Three Tribal Consortia Organizations Join Bering Sea Interior Tribal Commission and 78 Tribes in Urging Bureau of Land Management to Retain Protections on Alaska D-1 Lands

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Three Tribal Consortia Organizations Join Bering Sea Interior Tribal Commission and 78 Tribes in Urging Bureau of Land Management to Retain Protections on Alaska D-1 Lands

Fairbanks, Alaska (1/23/24) – In December three prominent tribal consortia organizations representing 118 federally recognized Tribes impacted by the BLM’s ANCSA 17 D-1 Environmental Impact Statement (EIS), released a joint letter asking the Secretary of the Interior Deb Haaland to retain all the D-1 protections asserting that “in this rapidly changing environment with so many future unknowns, it is in the public interest to adopt a precautionary approach that prioritizes the protection of the natural environment that underpins our subsistence resources, over the industrial exploitation of intact lands and pristine waters”.

On December 15th the Alaska Bureau of Land Management (BLM) released its Draft Environmental Impact Statement on ANCSA 17 D-1 lands (D-1 protections) that when finalized and implemented will recommend whether protections from development across 28 million acres in Alaska are maintained, modified, or removed by the Secretary of the Interior.  This is a very large area of the State encompassing thousands of miles of salmon spawning and rearing watersheds and includes the ancestral lands of the Kawerak, Tanana Chiefs Conference and Association of Village Council Presidents tribal consortia organizations.

The Draft EIS document lists four Alternatives: one that would retain all D-1 protections (Alternative A); and one that would lift all D-1 protections (Alternative D); and two mid-level alternatives that retain some protections and lift some protections (Alternatives B and C).

The Tribal Consortia letter aligns with the Bering Sea Interior Tribal Commission’s position and the sign-on letter sent by seventy-eight Alaska Tribes which have now all asked Secretary Haaland to protect ancestral lands across the state, known as the “D-1” lands.  “Our fathers, mothers, grandparents, and ancestors gathered, hunted, and fished on this land and we carry on these traditions today across these lands and watersheds that feed us.” said Melanie Bahnke, President and CEO of Kawerak, “It is our obligation to protect our traditional lands and longstanding cultural practices for our children, grandchildren, and those yet to come.”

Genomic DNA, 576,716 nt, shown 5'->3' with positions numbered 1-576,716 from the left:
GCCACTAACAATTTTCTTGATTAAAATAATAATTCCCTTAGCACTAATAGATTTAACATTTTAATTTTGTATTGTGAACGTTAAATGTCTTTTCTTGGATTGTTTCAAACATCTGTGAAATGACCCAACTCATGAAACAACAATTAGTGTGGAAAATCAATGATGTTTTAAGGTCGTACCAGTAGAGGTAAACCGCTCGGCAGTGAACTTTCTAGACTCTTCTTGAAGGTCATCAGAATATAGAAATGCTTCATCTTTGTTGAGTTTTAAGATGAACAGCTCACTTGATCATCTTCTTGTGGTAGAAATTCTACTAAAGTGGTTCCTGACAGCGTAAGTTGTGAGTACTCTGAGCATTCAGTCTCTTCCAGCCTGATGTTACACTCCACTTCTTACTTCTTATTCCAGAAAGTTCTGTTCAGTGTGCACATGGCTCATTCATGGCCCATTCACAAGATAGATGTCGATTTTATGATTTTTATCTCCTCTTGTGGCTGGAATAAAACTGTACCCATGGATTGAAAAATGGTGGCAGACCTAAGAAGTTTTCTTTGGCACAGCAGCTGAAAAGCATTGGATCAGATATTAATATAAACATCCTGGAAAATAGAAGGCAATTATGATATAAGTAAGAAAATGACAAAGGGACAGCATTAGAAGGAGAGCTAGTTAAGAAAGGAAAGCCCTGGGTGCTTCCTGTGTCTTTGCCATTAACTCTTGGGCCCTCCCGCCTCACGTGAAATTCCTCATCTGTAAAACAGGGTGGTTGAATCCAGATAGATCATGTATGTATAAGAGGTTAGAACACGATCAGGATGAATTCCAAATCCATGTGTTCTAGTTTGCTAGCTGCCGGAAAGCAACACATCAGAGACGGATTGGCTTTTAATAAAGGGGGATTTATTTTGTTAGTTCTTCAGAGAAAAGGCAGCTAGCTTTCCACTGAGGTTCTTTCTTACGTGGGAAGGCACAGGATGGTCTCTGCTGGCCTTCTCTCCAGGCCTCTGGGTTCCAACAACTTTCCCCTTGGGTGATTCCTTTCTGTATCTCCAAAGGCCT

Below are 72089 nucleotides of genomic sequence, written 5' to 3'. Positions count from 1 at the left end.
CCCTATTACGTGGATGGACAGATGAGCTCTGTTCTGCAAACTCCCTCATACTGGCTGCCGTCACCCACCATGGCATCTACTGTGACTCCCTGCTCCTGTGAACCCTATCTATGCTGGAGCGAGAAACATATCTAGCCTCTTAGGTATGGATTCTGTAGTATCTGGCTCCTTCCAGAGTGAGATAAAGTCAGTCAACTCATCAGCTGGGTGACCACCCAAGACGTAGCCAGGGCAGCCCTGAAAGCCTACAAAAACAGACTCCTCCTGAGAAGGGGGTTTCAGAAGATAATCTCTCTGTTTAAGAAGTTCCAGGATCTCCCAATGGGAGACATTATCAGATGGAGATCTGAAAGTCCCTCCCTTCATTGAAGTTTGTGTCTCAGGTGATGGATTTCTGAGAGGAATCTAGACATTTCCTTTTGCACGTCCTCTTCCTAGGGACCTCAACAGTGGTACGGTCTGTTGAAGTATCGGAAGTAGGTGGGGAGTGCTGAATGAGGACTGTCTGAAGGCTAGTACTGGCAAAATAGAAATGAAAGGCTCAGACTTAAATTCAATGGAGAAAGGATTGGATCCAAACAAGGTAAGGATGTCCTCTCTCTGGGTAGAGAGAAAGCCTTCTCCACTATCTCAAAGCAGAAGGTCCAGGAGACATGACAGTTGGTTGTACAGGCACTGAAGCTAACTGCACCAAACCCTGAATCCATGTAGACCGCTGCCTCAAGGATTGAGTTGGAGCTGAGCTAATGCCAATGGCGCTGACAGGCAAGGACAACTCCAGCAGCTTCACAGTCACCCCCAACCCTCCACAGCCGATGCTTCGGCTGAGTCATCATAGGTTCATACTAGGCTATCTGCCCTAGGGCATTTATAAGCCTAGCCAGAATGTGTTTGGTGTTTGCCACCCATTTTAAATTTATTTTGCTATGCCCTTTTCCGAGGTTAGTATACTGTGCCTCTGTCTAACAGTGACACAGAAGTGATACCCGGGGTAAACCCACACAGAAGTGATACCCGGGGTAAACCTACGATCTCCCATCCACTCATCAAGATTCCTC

D-1 lands in this EIS include BLM-managed lands in five BLM planning areas: Kobuk-Seward, Bering Sea-Western Interior, Bay, East Alaska, and Ring of Fire, which together contain critical watersheds with highly productive salmon streams, caribou calving grounds, tundra landscapes, coastal estuaries, moose habitat, and marshes important to migratory birds. The lands are also important hunting, fishing, and gathering grounds for more than 100 Indigenous Alaska communities. “Impacts related to climate change are affecting our communities’ ways-of-life and safeguarding critical D-1 lands and watersheds will help mitigate these impacts.”, said Vivian Korthuis, CEO of the Association of Village Council Presidents.

D-1 public land orders can only be lifted by the Secretary of the Interior if recommended in a BLM Resource Management Plan or an Environmental Impact Statement. BLM has finalized five management plans in these regions that recommended lifting all D-1 protections from BLM-managed land in these planning areas. Most of those plans were finalized decades ago and unfortunately did not consider impacts from climate change nor the impacts to Indigenous communities so the Biden administration announced this EIS process to analyze impacts and make recommendations to the Secretary of the Interior.  The three tribal consortia organization joint letter is a call from Indigenous communities which will be most impacted by this decision asking the federal government to not open this important federally managed land to development.

“Our people have stewarded this land for millennia and we are calling on the Bureau of Land Management to honor our culture and traditions and protect these lands just as we have always done,” added Brian Ridley, Chief/Chairman of Tanana Chiefs Conference.

The letter closes with,

“We are grateful to the Biden Administration for your commitment to engage with our Indigenous leaders and conduct a thoughtful environmental review to evaluate the true impacts that lifting the D-1 protections could have on us, our communities, and our culture. We urge you to take action to retain the D-1 withdrawals to protect out ancestral and so the land and watersheds can continue to support the diverse ways of life among our Peoples for generations to come.”

Kawerak, Tanana Chiefs Conference and Association of Village Council Presidents join the 78 signing Tribes and the Bering Sea Interior Tribal Commission asking for approval of the no-action alternative to protect millions of acres of the nation’s most pristine land and to safeguard traditional landscapes that not only support food security but give essential meaning to our culture and way of life.


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